Further investigation into the prognostic significance of AURKB in HCC was conducted by Kaplan-Meier analysis. As per the findings, individuals with HCC who had an elevated expression level of AURKB had an unfavorable OS rate in the TCGA-LIHC cohort (P=0.007, Figure 2A), and in the GSE14520 cohort (P=0.017, Figure 2B). These findings were then verified using the information obtained from our clinical samples (P<0.001, Figure 2C). In addition, we found HCC patients with low-expression AURKB exhibited substantially better RFS than high-expression patients in the TCGA-LIHC and our clinical cohort, while no significant variations were seen in the GSE14520 cohort (Figure 2D-2F). As HCC is heterogeneous, we analyzed the prognostic significance of AURKB among HCC patients with different tumor TNM stages, and the findings illustrated elevated expression levels of AURKB predicted an unfavorable OS in stages II and III but not in stage I (Figure 2G-2I). These results showed that AURKB overexpression was considerably linked to dismal OS.
Establishment of a nomogram for OS premised on AURKB expression
Following adjustment for other prognostic markers, univariate and multivariate Cox analyses revealed ALT, HBV-DNA, tumor size, tumor number, MVI, Edmondson-Steiner grade, and AURKB expression independently served as indicators of poor OS in patients with HCC (Table 3). We then developed a nomogram based on these risk factors. Figure 3A demonstrates the Edmondson-Steiner grade contributed more risk points (0–100) in contrast with AURKB expression, which was in line with the outcomes of the multivariate Cox regression analysis. The nomogram for predicting OS had a C-index of 0.794, and at 1, 3, and 5 years, the AUC of the receiver operating characteristic (ROC) curve for the HCC prognostic model was 0.813, 0.879, and 0.895, correspondingly (Figure 3B). As per the calibration plots, performance of the prediction using the nomogram was satisfactory in contrast with the likelihood of HCC patient survival (Figure 3C).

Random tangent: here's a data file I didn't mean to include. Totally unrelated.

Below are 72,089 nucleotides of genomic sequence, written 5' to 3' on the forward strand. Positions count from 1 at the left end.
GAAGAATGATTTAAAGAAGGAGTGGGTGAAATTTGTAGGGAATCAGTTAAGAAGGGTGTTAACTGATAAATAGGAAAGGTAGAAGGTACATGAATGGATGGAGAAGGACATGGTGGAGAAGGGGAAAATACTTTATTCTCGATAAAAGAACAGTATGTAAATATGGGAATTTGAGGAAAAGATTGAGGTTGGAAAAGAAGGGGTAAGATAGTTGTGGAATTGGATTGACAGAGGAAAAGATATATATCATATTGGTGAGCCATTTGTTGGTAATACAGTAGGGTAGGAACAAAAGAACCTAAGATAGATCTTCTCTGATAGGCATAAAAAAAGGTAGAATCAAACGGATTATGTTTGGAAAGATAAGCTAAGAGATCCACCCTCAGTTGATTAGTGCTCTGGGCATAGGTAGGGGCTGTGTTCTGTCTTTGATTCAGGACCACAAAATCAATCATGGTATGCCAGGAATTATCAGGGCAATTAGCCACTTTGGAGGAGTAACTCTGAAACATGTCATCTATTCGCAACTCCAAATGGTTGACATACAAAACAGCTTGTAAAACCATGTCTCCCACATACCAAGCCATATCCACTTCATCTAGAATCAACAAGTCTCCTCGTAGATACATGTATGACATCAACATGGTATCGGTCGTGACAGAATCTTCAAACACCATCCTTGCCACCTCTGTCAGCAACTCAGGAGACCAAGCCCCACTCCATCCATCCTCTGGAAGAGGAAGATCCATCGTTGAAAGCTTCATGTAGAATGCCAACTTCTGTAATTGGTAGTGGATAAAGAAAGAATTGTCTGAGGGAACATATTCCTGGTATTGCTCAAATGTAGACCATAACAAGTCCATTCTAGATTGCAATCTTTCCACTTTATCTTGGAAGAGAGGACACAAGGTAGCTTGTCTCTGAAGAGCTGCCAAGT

|Variables||Univariate analysis||Multivariate analysis|
|HR (95% CI)||P||HR (95% CI)||P|
|Gender||1.26 (0.64–2.5)||0.500||1.00 (0.49–2.05)||0.993|
|Age||0.93 (0.64–1.36)||0.723||1.34 (0.89–2.02)||0.166|
|TBIL||0.89 (0.51–1.56)||0.685||0.95 (0.53–1.7)||0.874|
|ALT||1.21 (0.83–1.75)||0.317||1.65 (1.09–2.52)||0.019|
|AST||1.44 (0.99–2.11)||0.060||0.95 (0.63–1.44)||0.814|
|HBV-DNA||1.41 (0.97–2.07)||0.075||1.58 (1.03–2.43)||0.036|
|Child-Pugh score||2.02 (1.17–3.47)||0.012||1.54 (0.83–2.85)||0.170|
|AFP||1.55 (1.01–2.36)||0.043||1.13 (0.7–1.83)||0.622|
|Tumor size||1.88 (1.28–2.76)||0.001||1.99 (1.3–3.04)||0.002|
|Tumor number||1.31 (0.87–1.96)||0.198||1.6 (1.04–2.48)||0.033|
|Satellite lesions||0.96 (0.63–1.48)||0.864||0.82 (0.51–1.33)||0.424|
|MVI||4.41 (2.93–6.65)||<0.001||1.93 (1.2–3.11)||0.007|
|Edmondson-Steiner grade||10.83 (3.98–29.44)||<0.001||5.58 (1.98–15.75)||0.001|
|Liver cirrhosis||1.06 (0.7–1.61)||0.783||0.77 (0.49–1.23)||0.276|
|AURKB||5.38 (3.54–8.17)||<0.001||3.63 (2.24–5.86)||<0.001|
AURKB, aurora kinase B; HCC, hepatocellular carcinoma; TBIL, total bilirubin; ALT, alanine aminotransferase; AST, aspartate aminotransferase; HBV-DNA, hepatitis B virus-DNA; AFP, alpha-fetoprotein; MVI, microvascular invasion; HR, hazard ratio; CI, confidence interval.